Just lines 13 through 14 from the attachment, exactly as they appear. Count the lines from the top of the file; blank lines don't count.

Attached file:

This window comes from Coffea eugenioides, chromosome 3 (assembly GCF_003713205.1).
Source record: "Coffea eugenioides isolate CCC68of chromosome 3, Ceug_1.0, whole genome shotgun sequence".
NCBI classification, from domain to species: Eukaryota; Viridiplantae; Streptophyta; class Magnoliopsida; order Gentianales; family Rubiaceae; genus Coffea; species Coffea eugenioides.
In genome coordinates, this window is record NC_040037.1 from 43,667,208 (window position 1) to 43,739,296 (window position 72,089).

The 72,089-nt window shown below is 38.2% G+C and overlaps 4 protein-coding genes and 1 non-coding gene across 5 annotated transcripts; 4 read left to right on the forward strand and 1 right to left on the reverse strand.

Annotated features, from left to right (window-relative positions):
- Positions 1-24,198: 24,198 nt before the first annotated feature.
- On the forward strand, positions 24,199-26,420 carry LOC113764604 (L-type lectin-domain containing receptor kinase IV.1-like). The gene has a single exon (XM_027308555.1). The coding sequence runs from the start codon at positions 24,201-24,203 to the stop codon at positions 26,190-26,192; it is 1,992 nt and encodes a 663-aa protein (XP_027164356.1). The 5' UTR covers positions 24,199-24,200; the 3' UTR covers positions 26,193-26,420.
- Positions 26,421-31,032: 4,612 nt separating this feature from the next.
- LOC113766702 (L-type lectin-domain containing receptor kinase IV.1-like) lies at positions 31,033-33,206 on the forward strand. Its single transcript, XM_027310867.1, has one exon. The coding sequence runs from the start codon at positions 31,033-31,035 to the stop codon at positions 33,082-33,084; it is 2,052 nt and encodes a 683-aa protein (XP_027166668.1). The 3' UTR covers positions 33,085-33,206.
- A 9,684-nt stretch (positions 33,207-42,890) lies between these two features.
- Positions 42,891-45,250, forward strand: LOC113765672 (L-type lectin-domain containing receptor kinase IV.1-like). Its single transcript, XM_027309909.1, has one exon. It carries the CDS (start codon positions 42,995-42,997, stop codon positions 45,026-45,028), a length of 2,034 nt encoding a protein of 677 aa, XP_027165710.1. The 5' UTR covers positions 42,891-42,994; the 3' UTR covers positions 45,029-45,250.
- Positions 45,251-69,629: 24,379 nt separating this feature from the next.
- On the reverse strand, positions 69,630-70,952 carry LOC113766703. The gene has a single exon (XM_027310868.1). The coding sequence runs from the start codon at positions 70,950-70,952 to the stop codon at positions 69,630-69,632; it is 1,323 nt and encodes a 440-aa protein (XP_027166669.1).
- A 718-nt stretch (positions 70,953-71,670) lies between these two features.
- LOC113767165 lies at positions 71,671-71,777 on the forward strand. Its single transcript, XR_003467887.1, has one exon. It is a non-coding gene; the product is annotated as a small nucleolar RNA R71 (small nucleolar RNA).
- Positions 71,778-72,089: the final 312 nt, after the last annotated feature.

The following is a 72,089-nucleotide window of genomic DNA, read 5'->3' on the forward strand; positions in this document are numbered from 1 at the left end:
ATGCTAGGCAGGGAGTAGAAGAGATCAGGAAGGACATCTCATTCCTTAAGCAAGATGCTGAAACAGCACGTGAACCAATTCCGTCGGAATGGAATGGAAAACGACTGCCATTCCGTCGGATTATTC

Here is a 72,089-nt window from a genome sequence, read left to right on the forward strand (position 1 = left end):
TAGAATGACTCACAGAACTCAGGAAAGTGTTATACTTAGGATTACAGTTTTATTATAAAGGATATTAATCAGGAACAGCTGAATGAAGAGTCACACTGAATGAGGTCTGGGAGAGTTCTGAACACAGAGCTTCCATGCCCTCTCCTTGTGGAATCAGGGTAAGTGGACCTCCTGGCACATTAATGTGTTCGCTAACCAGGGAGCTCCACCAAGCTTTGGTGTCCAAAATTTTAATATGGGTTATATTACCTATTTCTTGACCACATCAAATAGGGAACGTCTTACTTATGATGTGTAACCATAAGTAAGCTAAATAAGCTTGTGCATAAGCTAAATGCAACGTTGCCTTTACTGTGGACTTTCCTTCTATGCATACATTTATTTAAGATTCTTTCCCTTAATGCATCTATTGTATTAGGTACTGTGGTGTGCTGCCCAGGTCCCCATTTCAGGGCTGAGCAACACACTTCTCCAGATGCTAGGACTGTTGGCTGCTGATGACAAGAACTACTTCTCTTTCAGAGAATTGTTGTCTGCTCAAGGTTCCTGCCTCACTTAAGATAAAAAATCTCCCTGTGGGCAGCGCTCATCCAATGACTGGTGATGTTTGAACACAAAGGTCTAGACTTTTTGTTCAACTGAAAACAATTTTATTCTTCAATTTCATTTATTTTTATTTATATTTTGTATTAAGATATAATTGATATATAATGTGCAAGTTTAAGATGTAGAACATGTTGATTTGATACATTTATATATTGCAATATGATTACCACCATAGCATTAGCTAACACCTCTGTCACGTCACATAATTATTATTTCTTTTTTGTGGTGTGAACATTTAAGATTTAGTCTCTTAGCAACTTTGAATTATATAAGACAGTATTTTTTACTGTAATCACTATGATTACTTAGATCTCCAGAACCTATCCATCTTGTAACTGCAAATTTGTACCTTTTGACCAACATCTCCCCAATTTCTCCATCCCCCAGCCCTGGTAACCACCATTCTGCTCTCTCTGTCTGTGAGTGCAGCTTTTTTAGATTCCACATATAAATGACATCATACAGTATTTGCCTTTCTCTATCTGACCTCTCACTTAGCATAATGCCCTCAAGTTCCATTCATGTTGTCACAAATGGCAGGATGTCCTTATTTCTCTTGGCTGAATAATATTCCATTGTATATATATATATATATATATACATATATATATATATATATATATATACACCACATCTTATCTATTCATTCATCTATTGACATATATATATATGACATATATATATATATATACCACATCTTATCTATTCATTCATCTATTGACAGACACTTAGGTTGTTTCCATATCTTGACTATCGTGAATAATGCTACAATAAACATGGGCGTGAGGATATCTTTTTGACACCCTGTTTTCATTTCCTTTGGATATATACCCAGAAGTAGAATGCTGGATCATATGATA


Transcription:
- Positions 45,251-69,629: 24,379 nt separating this feature from the next.
- On the reverse strand, positions 69,630-70,952 carry LOC113766703. The gene has a single exon (XM_027310868.1). The coding sequence runs from the start codon at positions 70,950-70,952 to the stop codon at positions 69,630-69,632; it is 1,323 nt and encodes a 440-aa protein (XP_027166669.1).